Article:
MP Andrew Tyrie has been accused of putting his constituents above the national interest after he wrote to the South Downs National Park Authority objecting to plans for exploratory drilling at Fernhurst.
But the Chichester MP has hit back saying his objection was a ‘common sense application of planning laws.’
Geoff Davies, chief executive of Celtique Energie which has submitted plans to drill for shale oil and gas on Nine Acre Copse, said Mr Tyrie had chosen to back his constituents who lived closest to the proposed development “rather than making an informed judgment based on a considered and detailed analysis of the environmental and traffic impacts”.
He said shale exploration should not be restricted to the north of England just because deposits in the south were under wealthy areas.
“Nature has put the resources and the geology where they are today — not the government, not Celtique — and that is why exploration needs to happen both north and south.”
Mr Tyrie told the Observer he had used “a common sense application of planning laws that were there to balance the local disruption and environmental impact against the wider benefits. This is what the planning system has always been there to do.”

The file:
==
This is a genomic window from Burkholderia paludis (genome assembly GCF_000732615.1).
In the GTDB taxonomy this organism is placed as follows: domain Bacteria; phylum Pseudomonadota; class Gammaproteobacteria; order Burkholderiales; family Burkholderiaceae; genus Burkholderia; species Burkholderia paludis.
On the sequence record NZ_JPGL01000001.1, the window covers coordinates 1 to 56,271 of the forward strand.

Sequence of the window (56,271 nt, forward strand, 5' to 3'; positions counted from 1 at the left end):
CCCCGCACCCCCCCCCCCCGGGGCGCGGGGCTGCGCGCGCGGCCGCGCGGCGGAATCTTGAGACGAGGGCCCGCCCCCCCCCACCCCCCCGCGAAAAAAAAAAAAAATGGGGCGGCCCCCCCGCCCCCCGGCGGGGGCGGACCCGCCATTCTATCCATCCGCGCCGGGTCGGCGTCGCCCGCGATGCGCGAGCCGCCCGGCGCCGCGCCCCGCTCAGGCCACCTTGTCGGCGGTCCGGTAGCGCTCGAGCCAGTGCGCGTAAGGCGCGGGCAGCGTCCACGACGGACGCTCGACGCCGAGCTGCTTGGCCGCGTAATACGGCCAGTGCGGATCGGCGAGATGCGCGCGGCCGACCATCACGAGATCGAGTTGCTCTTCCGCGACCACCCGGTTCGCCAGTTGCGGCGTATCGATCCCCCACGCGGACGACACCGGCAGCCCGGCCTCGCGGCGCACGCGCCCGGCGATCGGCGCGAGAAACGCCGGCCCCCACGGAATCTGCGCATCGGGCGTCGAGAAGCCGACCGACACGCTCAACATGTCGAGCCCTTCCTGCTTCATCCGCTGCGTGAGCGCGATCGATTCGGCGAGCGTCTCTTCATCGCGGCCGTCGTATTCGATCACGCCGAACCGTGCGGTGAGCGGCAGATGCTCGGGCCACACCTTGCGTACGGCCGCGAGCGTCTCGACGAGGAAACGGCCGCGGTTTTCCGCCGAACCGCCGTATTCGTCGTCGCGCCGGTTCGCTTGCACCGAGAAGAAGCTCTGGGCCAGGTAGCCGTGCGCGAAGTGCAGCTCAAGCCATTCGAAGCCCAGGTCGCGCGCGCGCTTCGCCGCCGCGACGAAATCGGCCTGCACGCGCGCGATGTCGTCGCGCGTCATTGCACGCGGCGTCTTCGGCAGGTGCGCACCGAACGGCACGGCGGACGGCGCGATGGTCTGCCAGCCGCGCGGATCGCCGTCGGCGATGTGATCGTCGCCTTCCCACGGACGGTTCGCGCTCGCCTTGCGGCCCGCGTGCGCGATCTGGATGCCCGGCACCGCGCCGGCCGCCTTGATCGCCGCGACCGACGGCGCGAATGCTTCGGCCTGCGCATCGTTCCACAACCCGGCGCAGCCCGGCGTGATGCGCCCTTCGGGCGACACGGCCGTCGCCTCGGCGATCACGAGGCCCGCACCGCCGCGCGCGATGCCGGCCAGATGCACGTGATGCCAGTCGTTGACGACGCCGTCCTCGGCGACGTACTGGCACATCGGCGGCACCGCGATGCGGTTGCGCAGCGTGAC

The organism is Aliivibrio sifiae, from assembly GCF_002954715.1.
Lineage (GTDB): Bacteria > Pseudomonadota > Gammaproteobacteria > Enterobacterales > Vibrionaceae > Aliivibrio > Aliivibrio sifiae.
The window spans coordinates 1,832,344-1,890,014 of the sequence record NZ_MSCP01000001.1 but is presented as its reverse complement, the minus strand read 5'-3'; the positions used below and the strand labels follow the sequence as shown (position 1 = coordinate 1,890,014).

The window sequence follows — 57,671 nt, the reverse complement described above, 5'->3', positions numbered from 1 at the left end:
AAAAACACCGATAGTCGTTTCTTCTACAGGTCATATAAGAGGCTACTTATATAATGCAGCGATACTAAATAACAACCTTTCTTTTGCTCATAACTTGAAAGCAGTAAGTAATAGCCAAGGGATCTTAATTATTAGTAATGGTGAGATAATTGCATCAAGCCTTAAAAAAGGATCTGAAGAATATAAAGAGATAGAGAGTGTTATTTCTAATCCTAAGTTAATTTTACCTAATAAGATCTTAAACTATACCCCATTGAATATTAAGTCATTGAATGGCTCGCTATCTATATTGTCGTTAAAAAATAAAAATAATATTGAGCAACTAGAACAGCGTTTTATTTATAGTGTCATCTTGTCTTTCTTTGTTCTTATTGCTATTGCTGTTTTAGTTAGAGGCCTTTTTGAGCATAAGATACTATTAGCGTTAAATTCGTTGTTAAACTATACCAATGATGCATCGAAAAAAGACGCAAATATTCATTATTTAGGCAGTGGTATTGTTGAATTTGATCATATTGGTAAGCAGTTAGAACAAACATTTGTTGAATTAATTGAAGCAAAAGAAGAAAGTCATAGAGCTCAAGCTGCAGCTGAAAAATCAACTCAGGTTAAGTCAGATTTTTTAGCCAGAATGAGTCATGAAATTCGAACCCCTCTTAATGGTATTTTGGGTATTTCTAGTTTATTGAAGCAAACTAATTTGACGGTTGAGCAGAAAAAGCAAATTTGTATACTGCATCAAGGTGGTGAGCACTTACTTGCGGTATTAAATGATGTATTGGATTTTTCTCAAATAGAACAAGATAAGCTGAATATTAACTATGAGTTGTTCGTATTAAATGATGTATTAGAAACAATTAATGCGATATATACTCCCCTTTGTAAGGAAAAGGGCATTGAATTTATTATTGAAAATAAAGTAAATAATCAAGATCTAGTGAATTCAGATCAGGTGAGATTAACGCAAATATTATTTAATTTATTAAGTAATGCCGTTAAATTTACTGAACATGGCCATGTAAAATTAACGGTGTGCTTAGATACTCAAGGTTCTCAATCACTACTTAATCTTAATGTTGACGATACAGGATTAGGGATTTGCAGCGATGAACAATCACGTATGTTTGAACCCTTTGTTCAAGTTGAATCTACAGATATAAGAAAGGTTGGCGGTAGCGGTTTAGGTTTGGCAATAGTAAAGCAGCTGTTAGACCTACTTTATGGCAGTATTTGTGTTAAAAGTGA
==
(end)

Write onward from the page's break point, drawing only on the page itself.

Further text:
He added: “I am not opposed in principle to all high- rise development in Great Britain, but if you asked me to comment on a planning application for a huge 100 storey tower 50 yard from Chichester Cathedral I would rigorously oppose it on behalf of many of my constituents.”
In his letter of objection to the South Downs National Park Authority Mr Tyrie stressed that he did not rule out fossil fuel exploration and development in the Downs even if in the park area or in the constituency, nor did he preclude the use of new technology.
“Some hydrocarbon extraction already takes place in the South Downs. Its impact at Singleton in the national park has been limited.
“The same goes for the exploration activity at Markswell Wood which began in 2008.
“However this application raises concerns regarding a number of principal environmental issues that mineral planning authorities are required to address, among other things under Planning Practice Guidance for Onshire Oil and Gas, paragraph 30. Several points need to be taken into account.”
He said exploration could lead to a “significant loss” of amenity in the South Downs National Park area both for those living nearby and for the wider community of park users. In addition a significant number of businesses could be affected.
“The height, noise and lorry movement intrusion of this proposed installation may be inappropriate for a national park and an Area of Outstanding Natural Beauty.”
“The park authority obligation to conserve the landscape and its cultural and wildlife heritage is therefore directly engaged.”
Shale oil and gas drilling could offer great opportunities, but, he said, it was important to assess the appropriateness of each application.
“This application so close to homes and communities in a national park, bringing with it the prospect of subsequent development of indefinite duration and unknown scale fails this test.”